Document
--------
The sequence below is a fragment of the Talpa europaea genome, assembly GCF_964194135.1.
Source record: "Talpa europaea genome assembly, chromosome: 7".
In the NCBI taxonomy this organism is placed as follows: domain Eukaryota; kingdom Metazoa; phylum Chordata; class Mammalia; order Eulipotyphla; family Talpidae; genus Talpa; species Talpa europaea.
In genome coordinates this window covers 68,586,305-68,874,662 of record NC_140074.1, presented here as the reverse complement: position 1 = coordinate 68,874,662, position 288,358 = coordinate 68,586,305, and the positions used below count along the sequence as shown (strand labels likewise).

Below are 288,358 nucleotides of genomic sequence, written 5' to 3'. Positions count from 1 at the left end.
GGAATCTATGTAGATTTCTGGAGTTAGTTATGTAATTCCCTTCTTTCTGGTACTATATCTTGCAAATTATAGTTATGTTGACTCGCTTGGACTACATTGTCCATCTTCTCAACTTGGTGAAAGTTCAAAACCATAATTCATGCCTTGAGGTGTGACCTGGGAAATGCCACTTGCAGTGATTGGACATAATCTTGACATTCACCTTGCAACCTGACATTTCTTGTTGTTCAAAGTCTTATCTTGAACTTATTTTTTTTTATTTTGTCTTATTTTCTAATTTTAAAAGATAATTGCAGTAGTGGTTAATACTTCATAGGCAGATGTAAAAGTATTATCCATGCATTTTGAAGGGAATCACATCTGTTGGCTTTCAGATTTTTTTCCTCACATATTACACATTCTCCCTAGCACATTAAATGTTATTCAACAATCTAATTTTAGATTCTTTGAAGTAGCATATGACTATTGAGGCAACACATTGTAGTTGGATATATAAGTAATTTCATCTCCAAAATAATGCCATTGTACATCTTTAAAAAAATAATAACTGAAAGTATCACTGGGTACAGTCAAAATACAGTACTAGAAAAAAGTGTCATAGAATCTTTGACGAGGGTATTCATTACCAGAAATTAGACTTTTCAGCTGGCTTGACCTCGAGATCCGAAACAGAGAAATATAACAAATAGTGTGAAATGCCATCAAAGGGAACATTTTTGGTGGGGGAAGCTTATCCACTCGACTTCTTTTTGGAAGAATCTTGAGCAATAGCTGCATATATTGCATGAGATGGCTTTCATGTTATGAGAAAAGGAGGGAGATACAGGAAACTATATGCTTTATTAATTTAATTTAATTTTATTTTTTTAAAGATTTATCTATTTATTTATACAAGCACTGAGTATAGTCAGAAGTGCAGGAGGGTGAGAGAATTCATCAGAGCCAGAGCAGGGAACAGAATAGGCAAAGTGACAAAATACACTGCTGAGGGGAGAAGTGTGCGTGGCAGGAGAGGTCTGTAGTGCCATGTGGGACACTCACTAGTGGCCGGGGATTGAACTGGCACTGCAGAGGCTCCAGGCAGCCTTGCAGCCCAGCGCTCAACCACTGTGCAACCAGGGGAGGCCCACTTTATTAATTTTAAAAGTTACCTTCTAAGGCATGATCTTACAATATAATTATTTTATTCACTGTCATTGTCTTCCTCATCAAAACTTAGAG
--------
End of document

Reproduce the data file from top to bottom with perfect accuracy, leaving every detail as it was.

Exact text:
The sequence below is a fragment of the Talpa europaea genome, assembly GCF_964194135.1.
Source record: "Talpa europaea genome assembly, chromosome: 7".
In the NCBI taxonomy this organism is placed as follows: domain Eukaryota; kingdom Metazoa; phylum Chordata; class Mammalia; order Eulipotyphla; family Talpidae; genus Talpa; species Talpa europaea.
In genome coordinates this window covers 68,586,305-68,874,662 of record NC_140074.1, presented here as the reverse complement: position 1 = coordinate 68,874,662, position 288,358 = coordinate 68,586,305, and the positions used below count along the sequence as shown (strand labels likewise).

Below are 288,358 nucleotides of genomic sequence, written 5' to 3'. Positions count from 1 at the left end.
GGAATCTATGTAGATTTCTGGAGTTAGTTATGTAATTCCCTTCTTTCTGGTACTATATCTTGCAAATTATAGTTATGTTGACTCGCTTGGACTACATTGTCCATCTTCTCAACTTGGTGAAAGTTCAAAACCATAATTCATGCCTTGAGGTGTGACCTGGGAAATGCCACTTGCAGTGATTGGACATAATCTTGACATTCACCTTGCAACCTGACATTTCTTGTTGTTCAAAGTCTTATCTTGAACTTATTTTTTTTTATTTTGTCTTATTTTCTAATTTTAAAAGATAATTGCAGTAGTGGTTAATACTTCATAGGCAGATGTAAAAGTATTATCCATGCATTTTGAAGGGAATCACATCTGTTGGCTTTCAGATTTTTTTCCTCACATATTACACATTCTCCCTAGCACATTAAATGTTATTCAACAATCTAATTTTAGATTCTTTGAAGTAGCATATGACTATTGAGGCAACACATTGTAGTTGGATATATAAGTAATTTCATCTCCAAAATAATGCCATTGTACATCTTTAAAAAAATAATAACTGAAAGTATCACTGGGTACAGTCAAAATACAGTACTAGAAAAAAGTGTCATAGAATCTTTGACGAGGGTATTCATTACCAGAAATTAGACTTTTCAGCTGGCTTGACCTCGAGATCCGAAACAGAGAAATATAACAAATAGTGTGAAATGCCATCAAAGGGAACATTTTTGGTGGGGGAAGCTTATCCACTCGACTTCTTTTTGGAAGAATCTTGAGCAATAGCTGCATATATTGCATGAGATGGCTTTCATGTTATGAGAAAAGGAGGGAGATACAGGAAACTATATGCTTTATTAATTTAATTTAATTTTATTTTTTTAAAGATTTATCTATTTATTTATACAAGCACTGAGTATAGTCAGAAGTGCAGGAGGGTGAGAGAATTCATCAGAGCCAGAGCAGGGAACAGAATAGGCAAAGTGACAAAATACACTGCTGAGGGGAGAAGTGTGCGTGGCAGGAGAGGTCTGTAGTGCCATGTGGGACACTCACTAGTGGCCGGGGATTGAACTGGCACTGCAGAGGCTCCAGGCAGCCTTGCAGCCCAGCGCTCAACCACTGTGCAACCAGGGGAGGCCCACTTTATTAATTTTAAAAGTTACCTTCTAAGGCATGATCTTACAATATAATTATTTTATTCACTGTCATTGTCTTCCTCATCAAAACTTAGAG